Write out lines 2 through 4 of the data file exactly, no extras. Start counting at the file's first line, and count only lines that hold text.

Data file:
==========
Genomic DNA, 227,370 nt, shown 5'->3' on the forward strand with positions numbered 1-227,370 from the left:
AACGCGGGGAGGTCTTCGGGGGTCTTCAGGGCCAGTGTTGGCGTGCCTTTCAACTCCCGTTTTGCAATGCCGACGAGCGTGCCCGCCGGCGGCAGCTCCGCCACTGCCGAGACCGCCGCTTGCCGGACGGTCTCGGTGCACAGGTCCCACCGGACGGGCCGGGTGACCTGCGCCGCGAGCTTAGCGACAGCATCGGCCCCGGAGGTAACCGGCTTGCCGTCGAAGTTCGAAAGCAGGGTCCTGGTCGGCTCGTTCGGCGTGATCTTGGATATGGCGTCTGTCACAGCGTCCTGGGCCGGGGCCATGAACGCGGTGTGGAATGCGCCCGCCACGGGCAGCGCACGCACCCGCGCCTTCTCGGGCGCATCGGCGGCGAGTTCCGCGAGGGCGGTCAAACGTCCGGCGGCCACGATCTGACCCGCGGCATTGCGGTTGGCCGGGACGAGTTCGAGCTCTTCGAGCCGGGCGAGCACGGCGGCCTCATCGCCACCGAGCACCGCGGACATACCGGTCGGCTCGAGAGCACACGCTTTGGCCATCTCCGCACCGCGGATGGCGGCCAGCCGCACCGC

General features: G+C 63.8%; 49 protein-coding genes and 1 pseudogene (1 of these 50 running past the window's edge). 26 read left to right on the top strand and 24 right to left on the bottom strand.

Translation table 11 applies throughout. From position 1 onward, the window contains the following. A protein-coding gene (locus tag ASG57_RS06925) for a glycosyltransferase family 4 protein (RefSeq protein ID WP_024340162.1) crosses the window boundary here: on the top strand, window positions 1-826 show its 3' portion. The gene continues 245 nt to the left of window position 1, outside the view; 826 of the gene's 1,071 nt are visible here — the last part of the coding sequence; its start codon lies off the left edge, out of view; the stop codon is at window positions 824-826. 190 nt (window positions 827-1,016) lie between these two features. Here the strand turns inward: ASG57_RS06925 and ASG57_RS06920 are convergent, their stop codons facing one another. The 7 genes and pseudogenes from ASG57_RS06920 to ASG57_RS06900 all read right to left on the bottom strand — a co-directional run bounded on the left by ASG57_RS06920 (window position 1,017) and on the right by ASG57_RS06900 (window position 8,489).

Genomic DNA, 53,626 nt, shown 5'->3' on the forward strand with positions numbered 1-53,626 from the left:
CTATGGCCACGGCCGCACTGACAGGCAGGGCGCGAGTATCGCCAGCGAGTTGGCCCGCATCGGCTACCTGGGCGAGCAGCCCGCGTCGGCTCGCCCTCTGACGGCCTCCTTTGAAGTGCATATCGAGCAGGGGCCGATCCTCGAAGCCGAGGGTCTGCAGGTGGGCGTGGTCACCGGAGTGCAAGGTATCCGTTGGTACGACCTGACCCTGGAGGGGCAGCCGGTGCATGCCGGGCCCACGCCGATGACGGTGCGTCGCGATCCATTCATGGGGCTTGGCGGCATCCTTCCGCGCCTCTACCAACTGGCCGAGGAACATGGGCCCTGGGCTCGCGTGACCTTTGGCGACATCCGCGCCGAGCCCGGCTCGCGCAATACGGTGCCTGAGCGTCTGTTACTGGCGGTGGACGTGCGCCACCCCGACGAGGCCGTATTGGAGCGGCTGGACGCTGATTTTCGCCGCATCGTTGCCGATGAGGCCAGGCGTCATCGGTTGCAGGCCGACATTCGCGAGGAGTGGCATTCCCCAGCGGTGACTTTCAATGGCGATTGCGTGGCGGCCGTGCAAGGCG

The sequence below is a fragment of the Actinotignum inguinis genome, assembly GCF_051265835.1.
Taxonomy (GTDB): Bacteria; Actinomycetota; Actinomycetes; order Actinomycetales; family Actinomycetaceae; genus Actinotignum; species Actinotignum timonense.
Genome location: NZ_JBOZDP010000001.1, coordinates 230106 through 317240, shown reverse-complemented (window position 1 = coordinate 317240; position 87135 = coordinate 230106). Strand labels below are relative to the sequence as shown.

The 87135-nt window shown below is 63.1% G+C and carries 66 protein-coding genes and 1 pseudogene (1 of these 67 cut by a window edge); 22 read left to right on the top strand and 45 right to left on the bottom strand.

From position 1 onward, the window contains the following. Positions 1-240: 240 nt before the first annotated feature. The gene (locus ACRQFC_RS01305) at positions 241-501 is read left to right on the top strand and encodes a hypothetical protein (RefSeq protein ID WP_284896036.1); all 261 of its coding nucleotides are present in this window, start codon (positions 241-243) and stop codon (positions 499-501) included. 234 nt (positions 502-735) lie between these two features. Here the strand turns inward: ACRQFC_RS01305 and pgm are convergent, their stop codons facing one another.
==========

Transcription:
AACGCGGGGAGGTCTTCGGGGGTCTTCAGGGCCAGTGTTGGCGTGCCTTTCAACTCCCGTTTTGCAATGCCGACGAGCGTGCCCGCCGGCGGCAGCTCCGCCACTGCCGAGACCGCCGCTTGCCGGACGGTCTCGGTGCACAGGTCCCACCGGACGGGCCGGGTGACCTGCGCCGCGAGCTTAGCGACAGCATCGGCCCCGGAGGTAACCGGCTTGCCGTCGAAGTTCGAAAGCAGGGTCCTGGTCGGCTCGTTCGGCGTGATCTTGGATATGGCGTCTGTCACAGCGTCCTGGGCCGGGGCCATGAACGCGGTGTGGAATGCGCCCGCCACGGGCAGCGCACGCACCCGCGCCTTCTCGGGCGCATCGGCGGCGAGTTCCGCGAGGGCGGTCAAACGTCCGGCGGCCACGATCTGACCCGCGGCATTGCGGTTGGCCGGGACGAGTTCGAGCTCTTCGAGCCGGGCGAGCACGGCGGCCTCATCGCCACCGAGCACCGCGGACATACCGGTCGGCTCGAGAGCACACGCTTTGGCCATCTCCGCACCGCGGATGGCGGCCAGCCGCACCGC

General features: G+C 63.8%; 49 protein-coding genes and 1 pseudogene (1 of these 50 running past the window's edge). 26 read left to right on the top strand and 24 right to left on the bottom strand.

Translation table 11 applies throughout. From position 1 onward, the window contains the following. A protein-coding gene (locus tag ASG57_RS06925) for a glycosyltransferase family 4 protein (RefSeq protein ID WP_024340162.1) crosses the window boundary here: on the top strand, window positions 1-826 show its 3' portion. The gene continues 245 nt to the left of window position 1, outside the view; 826 of the gene's 1,071 nt are visible here — the last part of the coding sequence; its start codon lies off the left edge, out of view; the stop codon is at window positions 824-826. 190 nt (window positions 827-1,016) lie between these two features. Here the strand turns inward: ASG57_RS06925 and ASG57_RS06920 are convergent, their stop codons facing one another. The 7 genes and pseudogenes from ASG57_RS06920 to ASG57_RS06900 all read right to left on the bottom strand — a co-directional run bounded on the left by ASG57_RS06920 (window position 1,017) and on the right by ASG57_RS06900 (window position 8,489).